There is a growing need in the areas of hazardous waste treatment, remediation and pollution prevention for new processes capable of selectively separating and removing target organic species from aqueous steams. Membrane separation processes are especially suited for solute removal from dilute solutions. They have the additional advantage of requiring less energy relative to conventional separation technologies (e.g., distillation, extraction and even adsorption processes). The major difficulty with current membranes is the poor longevity of polymeric membranes under harsh conditions (high temperature, harsh solvents and pH conditions) and the lack of selectivity of ceramic membranes. In our previous work (1996 EMSP project), a first generation of novel polymer-ceramic (PolyCer) composite membranes were developed with the goal of overcoming the above difficulties. The proposed PolyCer membranes are fabricated by a surface-graft polymerization process resulting in a molecular layer of polymer chains which are terminally and covalently anchored to the porous membrane support. The polymer imparts the desired membrane selectivity while the ceramic support provides structural integrity. The PolyCer membrane retain its structural integrity and performance even when the polymer phase is exposed to harsh solvent conditions since the polymer chains are covalently bonded to the ceramic support surface. To date, prototype PolyCer membranes were developed for two different membrane separation processes: (a) pervaporation removal of organics from aqueous systems; and (b) ultrafiltration of oil-in-water emulsions. Pervaporation PolyCer membranes were demonstrated for removal of selected organics (TCE, chloroform and MTBE) from water with permeate enrichment factors as high as 300. While the above results have been extremely encouraging, higher enrichment factors (>1000) should be sought for field applications. The above improvement is feasible by increasing the length and surface density of the grafted polymer chains. The required simultaneous increase in surface polymer graft density and chain length is beyond the capability of present free-radical graft polymerization methods. Therefore, it is proposed to develop a new approach to synthesizing the grafted polymer membrane phase via ''living'' free-radical polymerization. This approach should allow controlled growth of the grafted polymer chains while maintaining the advantage of high surface chain density possible with conventional free-radical polymerization. Optimization of the membrane surface layer will be sought by developing fundamental correlation between surface characteristics (e.g., topology, chain length and surface density) and membrane performance. The ability to tailor-design the grafted polymer surface with long polymer chains of a desired surface density is also advantageous in fabricating non-fouling ultrafiltration membranes for colloidal filtration. Using th e same ''living'' free-radical polymerization technology, as for the pervaporation membranes, ultrafiltration ceramic membranes with terminally anchored surface chains, can be produced to repel colloidal species, thus reducing membrane fouling while increasing permeate rejection. As an outcome of the 1996 EEMSP project, it was discovered that, with sufficiently long surface chains, significant increase in PolyCer UF membrane rejection is possible, especially at high tangential velocities. The fabrication, via ''living'' free-radical polymerization, and optimization of such non-fouling UF membranes is another goal of the proposed research. It is expected that this project will results in the demonstration of a commercially viable technology for the ''tailor design'' and optimization of a new class of selective and robust polymer-ceramic (PolyCer) membranes for aqueous waste treatment and water decontamination applications. The proposed PolyCer approach will allow the rapid deployment of ''field-ready'' and task-specific membranes for recovery and recycle for remediation and pollution prevention applications.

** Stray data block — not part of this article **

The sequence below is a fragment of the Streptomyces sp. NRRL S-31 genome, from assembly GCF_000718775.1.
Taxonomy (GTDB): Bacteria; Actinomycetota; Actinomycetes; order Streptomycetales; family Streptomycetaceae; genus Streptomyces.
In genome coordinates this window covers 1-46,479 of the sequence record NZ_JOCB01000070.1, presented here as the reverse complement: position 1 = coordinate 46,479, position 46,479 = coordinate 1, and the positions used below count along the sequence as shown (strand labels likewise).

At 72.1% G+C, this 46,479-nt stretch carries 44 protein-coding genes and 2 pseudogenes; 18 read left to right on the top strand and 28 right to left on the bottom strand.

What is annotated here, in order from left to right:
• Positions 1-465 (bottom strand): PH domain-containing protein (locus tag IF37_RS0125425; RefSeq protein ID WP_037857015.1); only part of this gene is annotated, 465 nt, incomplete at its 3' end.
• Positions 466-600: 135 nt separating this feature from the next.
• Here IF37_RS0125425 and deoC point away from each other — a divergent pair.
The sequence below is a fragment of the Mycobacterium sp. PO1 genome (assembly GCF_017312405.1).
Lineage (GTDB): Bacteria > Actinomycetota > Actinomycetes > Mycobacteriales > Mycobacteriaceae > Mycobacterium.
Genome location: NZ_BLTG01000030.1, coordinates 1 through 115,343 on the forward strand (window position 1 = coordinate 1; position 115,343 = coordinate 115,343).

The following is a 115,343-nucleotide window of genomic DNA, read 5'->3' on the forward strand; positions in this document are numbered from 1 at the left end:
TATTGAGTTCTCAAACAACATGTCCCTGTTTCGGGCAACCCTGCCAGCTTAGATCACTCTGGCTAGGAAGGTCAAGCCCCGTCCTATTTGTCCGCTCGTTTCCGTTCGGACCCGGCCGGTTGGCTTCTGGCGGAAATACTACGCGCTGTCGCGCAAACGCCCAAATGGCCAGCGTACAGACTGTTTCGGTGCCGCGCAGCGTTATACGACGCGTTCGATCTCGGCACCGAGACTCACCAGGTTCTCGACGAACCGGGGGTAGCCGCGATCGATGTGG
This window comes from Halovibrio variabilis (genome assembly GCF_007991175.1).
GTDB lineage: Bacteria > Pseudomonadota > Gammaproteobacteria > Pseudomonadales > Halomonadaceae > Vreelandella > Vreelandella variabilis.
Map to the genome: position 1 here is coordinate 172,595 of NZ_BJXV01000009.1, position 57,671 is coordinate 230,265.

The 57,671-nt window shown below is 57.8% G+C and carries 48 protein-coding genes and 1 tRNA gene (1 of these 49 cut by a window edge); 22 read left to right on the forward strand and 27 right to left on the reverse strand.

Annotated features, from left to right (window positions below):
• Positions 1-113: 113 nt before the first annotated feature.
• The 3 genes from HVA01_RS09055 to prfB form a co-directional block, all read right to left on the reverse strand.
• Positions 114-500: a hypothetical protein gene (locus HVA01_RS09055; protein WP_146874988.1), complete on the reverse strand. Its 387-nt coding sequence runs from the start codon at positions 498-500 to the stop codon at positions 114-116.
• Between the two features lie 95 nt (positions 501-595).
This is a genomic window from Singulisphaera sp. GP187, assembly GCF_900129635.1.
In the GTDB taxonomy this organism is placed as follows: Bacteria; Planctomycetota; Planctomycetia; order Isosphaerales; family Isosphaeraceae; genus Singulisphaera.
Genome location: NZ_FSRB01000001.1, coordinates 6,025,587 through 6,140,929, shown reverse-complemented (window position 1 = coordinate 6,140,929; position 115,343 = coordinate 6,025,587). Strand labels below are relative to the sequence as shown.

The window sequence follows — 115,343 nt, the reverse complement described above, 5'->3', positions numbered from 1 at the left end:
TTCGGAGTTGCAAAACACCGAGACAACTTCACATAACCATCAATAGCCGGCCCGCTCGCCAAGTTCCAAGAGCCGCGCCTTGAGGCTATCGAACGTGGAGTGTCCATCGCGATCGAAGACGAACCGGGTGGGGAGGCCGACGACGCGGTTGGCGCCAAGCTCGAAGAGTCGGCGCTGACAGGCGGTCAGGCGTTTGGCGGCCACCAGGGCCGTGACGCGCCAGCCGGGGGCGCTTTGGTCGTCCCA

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  • Other Information: PBD: 1 Jun 2000

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  • Report No.: EMSP-54926--2000
  • Grant Number: FG07-96ER14715
  • DOI: 10.2172/827265 | External Link
  • Office of Scientific & Technical Information Report Number: 827265
  • Archival Resource Key: ark:/67531/metadc788693

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  • June 1, 2000

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  • Dec. 3, 2015, 9:30 a.m.

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  • April 21, 2016, 3:17 p.m.

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Cohen, Yoram. Novel Ceramic-Polymer Composite Membranes for the Separation of Liquid Waste, report, June 1, 2000; United States. (digital.library.unt.edu/ark:/67531/metadc788693/: accessed August 20, 2017), University of North Texas Libraries, Digital Library, digital.library.unt.edu; crediting UNT Libraries Government Documents Department.